(Bloomberg) -- For the second time in just under two years, Georgia is in the middle of the battle for control of the US Senate with both parties pouring money and other resources into the runoff after Election Day failed to produce a victor.
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The Dec. 6 election is a reset for incumbent Democrat Raphael Warnock and Democrats who got perilously close to losing a key Senate seat Tuesday to Republican challenger Herschel Walker, whose campaign was enveloped by drama and controversy.
The result could be decisive in determining control of the Senate, depending on the outcomes of races in Nevada and Arizona, where Election Day ballots are still being counted. The runoff campaign may feature each party’s most influential surrogates, including President Joe Biden, should Warnock ask him to appear.
“I plan on doing whatever he wants me to do for him,” Biden told reporters as he left the White House Thursday for a series of overseas summits.
Democrats are hoping for a repeat of their 2021 success when Warnock rode record turnout to become Georgia’s first Black senator. In that January runoff election, Warnock, the Baptist preacher-turned-politician and Jon Ossoff became the first Democrats that Georgia sent to the US Senate in almost two decades. Their elections also gave Democrats control of the chamber.
Warnock is back on the ballot because he completed the term of a senator who had resigned. He and Walker have been mired for months in a much closer than expected race. Election Day ended with Warnock about 32,000 votes ahead of Walker out of more than 3.9 million cast. But Libertarian candidate Chase Oliver drew 2.1% of the vote, leaving the two top contenders with less than 50% of the vote.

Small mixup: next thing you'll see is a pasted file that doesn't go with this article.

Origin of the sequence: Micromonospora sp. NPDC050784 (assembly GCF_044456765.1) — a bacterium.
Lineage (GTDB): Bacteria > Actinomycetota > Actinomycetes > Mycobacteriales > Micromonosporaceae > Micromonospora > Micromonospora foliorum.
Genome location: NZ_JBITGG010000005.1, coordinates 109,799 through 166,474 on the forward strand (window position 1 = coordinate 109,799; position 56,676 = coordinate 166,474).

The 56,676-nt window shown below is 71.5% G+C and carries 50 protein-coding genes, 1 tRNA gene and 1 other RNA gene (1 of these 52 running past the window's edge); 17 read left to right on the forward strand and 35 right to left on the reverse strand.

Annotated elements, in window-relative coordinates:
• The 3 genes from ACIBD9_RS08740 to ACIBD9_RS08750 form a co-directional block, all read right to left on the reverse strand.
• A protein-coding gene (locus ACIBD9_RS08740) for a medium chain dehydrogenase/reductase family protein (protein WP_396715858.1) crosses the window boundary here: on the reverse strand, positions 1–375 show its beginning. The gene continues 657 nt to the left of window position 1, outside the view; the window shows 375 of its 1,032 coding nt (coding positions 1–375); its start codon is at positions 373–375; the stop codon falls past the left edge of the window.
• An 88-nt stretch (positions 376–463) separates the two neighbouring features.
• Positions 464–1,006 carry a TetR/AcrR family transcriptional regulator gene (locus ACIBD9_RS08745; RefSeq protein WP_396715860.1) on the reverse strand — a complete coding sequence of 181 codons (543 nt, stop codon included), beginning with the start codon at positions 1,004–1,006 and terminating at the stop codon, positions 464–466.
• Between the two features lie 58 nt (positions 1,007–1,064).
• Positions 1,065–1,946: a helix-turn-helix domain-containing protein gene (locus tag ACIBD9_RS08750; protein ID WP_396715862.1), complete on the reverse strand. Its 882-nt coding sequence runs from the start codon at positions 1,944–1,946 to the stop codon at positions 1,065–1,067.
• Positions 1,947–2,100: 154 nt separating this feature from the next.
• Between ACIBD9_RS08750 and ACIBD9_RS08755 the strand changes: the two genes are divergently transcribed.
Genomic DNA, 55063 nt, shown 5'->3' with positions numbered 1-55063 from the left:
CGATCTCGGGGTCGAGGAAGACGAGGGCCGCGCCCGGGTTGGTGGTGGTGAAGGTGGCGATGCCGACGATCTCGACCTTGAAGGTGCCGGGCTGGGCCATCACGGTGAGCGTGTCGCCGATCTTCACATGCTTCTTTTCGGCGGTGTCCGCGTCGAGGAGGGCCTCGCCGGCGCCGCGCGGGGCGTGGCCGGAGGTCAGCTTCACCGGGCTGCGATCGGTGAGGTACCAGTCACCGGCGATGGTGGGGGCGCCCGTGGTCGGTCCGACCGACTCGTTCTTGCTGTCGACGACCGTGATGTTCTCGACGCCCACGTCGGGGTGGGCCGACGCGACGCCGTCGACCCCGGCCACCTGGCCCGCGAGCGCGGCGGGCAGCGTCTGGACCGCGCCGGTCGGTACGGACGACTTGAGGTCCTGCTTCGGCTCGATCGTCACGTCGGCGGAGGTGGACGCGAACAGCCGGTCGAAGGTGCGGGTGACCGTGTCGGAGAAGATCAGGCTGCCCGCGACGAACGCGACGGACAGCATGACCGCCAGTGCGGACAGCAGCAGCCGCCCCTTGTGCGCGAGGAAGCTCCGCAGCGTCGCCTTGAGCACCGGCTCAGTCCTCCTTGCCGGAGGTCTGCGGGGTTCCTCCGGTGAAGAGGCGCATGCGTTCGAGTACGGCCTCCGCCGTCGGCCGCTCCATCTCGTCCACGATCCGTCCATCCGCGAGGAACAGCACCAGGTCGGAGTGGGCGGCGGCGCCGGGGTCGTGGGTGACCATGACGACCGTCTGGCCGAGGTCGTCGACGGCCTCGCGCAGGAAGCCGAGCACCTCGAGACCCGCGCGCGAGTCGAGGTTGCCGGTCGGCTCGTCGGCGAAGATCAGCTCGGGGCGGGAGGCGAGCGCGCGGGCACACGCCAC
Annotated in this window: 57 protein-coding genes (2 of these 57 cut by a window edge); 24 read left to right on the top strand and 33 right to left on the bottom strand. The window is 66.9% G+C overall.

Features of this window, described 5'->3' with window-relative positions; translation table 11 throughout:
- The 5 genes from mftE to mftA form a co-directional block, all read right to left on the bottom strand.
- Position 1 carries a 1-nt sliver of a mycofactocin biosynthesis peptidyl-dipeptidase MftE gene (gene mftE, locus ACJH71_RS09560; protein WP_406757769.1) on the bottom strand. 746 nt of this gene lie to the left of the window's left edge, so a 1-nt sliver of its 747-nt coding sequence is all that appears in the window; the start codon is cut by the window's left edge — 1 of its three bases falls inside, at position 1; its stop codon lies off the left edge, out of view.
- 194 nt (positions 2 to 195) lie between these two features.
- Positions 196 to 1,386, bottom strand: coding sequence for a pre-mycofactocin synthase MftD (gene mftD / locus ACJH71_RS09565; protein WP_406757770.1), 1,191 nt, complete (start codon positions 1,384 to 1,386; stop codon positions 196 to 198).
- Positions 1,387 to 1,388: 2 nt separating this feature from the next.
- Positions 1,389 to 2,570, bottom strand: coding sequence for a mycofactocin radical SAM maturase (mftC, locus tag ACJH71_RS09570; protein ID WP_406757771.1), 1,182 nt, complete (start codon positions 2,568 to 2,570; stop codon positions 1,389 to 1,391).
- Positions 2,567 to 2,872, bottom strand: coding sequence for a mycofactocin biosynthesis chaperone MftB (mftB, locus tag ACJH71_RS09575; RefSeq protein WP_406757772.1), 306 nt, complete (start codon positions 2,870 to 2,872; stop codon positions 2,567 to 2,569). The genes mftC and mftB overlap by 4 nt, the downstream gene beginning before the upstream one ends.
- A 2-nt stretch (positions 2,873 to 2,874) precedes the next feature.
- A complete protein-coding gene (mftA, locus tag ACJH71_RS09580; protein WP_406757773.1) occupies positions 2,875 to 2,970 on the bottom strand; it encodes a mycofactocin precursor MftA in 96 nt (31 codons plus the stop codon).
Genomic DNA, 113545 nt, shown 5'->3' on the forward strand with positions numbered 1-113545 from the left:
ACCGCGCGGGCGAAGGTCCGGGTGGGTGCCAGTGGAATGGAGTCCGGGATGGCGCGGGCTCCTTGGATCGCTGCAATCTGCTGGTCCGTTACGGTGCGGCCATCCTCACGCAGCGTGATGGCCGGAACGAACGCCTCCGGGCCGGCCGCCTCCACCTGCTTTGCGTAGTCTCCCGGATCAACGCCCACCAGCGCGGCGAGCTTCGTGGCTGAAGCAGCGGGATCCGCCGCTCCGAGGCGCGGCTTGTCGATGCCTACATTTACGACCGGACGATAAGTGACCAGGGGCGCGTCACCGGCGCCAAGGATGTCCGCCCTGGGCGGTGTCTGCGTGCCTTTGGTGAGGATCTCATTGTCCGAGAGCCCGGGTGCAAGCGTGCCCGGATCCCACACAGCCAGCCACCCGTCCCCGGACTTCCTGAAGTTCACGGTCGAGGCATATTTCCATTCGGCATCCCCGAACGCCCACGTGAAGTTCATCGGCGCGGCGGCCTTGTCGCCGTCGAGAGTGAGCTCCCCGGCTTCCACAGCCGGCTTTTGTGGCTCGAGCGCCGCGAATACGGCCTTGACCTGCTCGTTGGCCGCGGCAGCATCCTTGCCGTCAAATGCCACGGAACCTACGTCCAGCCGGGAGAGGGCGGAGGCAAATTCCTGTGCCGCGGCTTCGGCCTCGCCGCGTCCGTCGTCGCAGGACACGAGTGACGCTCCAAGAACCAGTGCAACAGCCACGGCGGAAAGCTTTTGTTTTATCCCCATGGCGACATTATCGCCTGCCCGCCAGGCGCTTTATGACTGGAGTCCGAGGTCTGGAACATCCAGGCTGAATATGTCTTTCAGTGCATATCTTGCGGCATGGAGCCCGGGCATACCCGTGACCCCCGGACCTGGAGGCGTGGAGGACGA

Georgia is one of three states where the outcome of pivotal Senate races has yet to be determined. Nevada and Arizona, both states where a Democrat currently holds the seat, are still counting votes. If Republicans and Democrats split those two states, control of the Senate would be decided by Georgia once again. But if Democrats win in Nevada and Arizona, Georgia won’t be decisive, and that could affect the runoff.
The Senate Leadership Fund, the super PAC aligned with Senate Republican Leader Mitch McConnell, is partnering with Georgia Republican Governor Brian Kemp, who cruised to re-election on Tuesday, to help Walker, according to an SLF spokesperson.
Kemp has a data and analytics operation that includes paid door knocking, phones, modeling, an absentee ballot program and tracking. SLF is funding the program with more than $2 million, the spokesperson said.
“If it is for the majority, Republicans will be motivated,” Kerwin Swint, a political scientist at Kennesaw State University said. “And those GOP voters who stayed home in the Jan. 2021 runoff will likely want to rectify that mistake.”
But if the Senate majority isn’t on the line, he said, “there may be a lot of Georgia Republicans who could be deflated, and hand the runoff to Warnock.”
The Senate Democrats’ campaign arm announced Thursday it was pumping $7 million into Georgia to help Warnock by making direct contacts with voters.
Separately, Gwen Mills, secretary treasurer of Unite Here, a national union for hospitality workers, said she’ll be in Georgia Friday to kick off the union’s effort to help by working with other organizations to bring in experienced canvassers from across the country. They plan to hit between 250,000 and 350,000 doors in the Columbus and Atlanta metro areas.